Tuesday, September 25, 2007

Springfield, Illinois

Since we had traveled about 500 miles to get to the wedding, we decided to play tourist for a day before we headed home. Sunday, we drove down to Springfield, Illinois and visited some of the Abraham Lincoln historical sites. Since it was Sunday, several of them were closed, but we got to take a tour of his home and we spent the afternoon going through the Presidential Museum. It took almost 3 hours to get through it all, but what a great experience that was! They’ve done a beautiful job with setting up life-size figures of the president and his wife, Mary and their three boys and posing them in dioramas that represent pivotal moments in their lives and his Presidency. They used a great variety of other media: videos, murals, newspaper clippings, posters, etc. to tell the stories of his life and political career. One video that stands out is of the Civil War in four minutes. It is shown on a map of the US and traces the sequence of the battles, beginning with Bull Run and ending at Appomattox. A daily casualty count – both Confederate and Union – is running in the lower right hand corner. I wish I had written down the count, but I think it was over 1.3 million total by the end. The casualty count was something that President Lincoln looked at several times each day during the duration of the war via a ticker tape readout in the War Room. He kept himself informed of the high cost of preserving the Union.
One of the most touching dioramas is of the President and Mrs. Lincoln at the deathbed of their son, Tad, who died of TB during Lincoln’s first term as President. As you stand and view the scene, you can hear music floating in through the door, coming from a ballroom down the “hall” in the White House and a clock ticking on the mantle. Abe & Mary are both dressed to the nines for whatever official event was taking place, but they stole away several times during the evening to sit with Tad. He died a few days later.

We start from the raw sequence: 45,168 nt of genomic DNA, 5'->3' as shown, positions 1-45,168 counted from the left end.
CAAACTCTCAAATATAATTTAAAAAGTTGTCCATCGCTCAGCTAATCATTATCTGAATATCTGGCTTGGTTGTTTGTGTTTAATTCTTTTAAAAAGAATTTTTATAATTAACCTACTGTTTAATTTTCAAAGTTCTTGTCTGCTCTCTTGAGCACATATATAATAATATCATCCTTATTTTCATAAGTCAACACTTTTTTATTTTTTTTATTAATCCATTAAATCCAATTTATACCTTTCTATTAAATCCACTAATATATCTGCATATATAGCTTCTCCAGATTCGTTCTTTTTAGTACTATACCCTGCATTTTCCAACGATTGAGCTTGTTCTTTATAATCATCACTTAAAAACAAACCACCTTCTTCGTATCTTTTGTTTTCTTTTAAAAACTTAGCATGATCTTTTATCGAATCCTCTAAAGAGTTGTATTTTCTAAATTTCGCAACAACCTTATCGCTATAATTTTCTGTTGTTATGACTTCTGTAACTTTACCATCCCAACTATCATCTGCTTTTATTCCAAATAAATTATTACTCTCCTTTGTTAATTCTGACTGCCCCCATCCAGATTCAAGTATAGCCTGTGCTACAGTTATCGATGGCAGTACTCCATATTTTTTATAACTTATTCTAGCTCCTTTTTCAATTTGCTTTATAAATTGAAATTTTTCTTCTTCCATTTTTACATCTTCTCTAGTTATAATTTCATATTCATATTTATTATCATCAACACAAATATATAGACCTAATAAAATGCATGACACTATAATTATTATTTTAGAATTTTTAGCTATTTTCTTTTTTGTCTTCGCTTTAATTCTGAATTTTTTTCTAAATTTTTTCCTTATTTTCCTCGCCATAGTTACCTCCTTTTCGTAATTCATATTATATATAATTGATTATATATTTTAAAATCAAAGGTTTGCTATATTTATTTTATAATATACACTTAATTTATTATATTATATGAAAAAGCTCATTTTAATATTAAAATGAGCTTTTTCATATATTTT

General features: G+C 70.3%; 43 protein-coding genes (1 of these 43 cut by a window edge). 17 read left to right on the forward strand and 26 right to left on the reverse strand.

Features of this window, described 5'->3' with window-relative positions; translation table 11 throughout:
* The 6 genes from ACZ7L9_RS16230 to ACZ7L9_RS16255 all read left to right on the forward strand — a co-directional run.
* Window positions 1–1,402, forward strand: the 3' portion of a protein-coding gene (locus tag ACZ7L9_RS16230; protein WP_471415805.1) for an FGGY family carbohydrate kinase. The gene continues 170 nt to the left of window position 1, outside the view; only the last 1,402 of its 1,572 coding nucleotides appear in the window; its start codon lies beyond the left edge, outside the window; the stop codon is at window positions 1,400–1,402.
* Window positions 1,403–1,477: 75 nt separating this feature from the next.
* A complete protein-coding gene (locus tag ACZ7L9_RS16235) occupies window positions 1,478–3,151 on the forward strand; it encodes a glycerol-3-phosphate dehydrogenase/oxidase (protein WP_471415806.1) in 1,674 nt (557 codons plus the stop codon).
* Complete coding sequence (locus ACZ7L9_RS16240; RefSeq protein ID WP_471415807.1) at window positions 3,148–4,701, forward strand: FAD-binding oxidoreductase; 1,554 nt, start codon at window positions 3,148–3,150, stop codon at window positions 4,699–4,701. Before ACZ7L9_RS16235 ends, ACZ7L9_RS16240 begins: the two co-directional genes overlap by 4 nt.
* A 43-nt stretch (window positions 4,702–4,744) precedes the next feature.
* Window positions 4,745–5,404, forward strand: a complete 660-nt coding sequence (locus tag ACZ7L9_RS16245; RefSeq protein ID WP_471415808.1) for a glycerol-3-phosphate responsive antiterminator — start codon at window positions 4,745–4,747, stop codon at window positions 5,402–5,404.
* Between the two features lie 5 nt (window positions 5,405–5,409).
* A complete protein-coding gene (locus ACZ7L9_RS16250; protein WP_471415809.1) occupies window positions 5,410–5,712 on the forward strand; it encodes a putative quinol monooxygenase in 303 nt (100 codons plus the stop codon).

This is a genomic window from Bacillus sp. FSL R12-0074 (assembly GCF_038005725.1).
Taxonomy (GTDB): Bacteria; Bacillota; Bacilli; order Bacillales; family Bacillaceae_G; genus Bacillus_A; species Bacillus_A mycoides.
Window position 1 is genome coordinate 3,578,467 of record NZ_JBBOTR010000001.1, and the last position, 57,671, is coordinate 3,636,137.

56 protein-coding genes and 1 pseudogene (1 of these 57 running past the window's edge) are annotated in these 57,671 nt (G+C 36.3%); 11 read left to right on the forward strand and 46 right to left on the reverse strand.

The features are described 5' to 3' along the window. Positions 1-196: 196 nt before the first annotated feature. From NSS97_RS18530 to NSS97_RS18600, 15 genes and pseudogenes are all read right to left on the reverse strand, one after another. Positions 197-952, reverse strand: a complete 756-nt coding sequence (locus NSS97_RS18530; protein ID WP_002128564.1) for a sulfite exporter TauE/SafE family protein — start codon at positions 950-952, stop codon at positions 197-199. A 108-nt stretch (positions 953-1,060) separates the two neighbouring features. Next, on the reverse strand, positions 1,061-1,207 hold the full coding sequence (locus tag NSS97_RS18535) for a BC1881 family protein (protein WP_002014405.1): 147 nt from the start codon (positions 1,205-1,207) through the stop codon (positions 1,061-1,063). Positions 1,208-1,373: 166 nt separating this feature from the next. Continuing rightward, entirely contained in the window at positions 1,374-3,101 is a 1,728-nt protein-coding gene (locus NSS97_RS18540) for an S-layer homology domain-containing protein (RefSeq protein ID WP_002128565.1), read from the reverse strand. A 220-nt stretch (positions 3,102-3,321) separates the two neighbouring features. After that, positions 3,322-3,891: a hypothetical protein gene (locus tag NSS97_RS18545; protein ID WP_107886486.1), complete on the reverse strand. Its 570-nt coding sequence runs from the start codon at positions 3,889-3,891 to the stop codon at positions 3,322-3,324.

The other diorama I’ll never forget is situated in Ford’s theater: The figure of John Wilkes Booth is peeking in through the curtain behind the President’s box and he is reaching into the front of his jacket. The vicious look of hatred on his face sent chills down my spine. President Lincoln and Mary are watching the play (“Our American Cousin”) and she is holding onto his arm and leaning against him, smiling affectionately. Dialogue from the play, audience laughter and applause is playing in the background. As I walked through that portion, I wanted to yell, “GET DOWN, MR. PRESIDENT!” (Well, the figures are VERY lifelike and I do have a vivid imagination!)
One of the last rooms of the tour is an exact replica of the Illinois State House as it looked while President Lincoln was lying in state, although the casket, surrounded by white mums and sitting on a stage beneath a black velvet canopy, is closed. It’s very quiet in this room, very somber.
We took so long in the museum, we didn’t have time to visit the Presidential Library. We found Oak Ridge Cemetery on the edge of town and President Lincoln’s tomb, but the tomb was closed by the time we got there and it was being worked on so it was cordoned off so that we couldn’t walk all the way around it. Apparently, visitors can go inside it, but like I said, we were too late. We thought maybe we might like to go back there and see the sites we missed by having the misfortune of being there on a Sunday.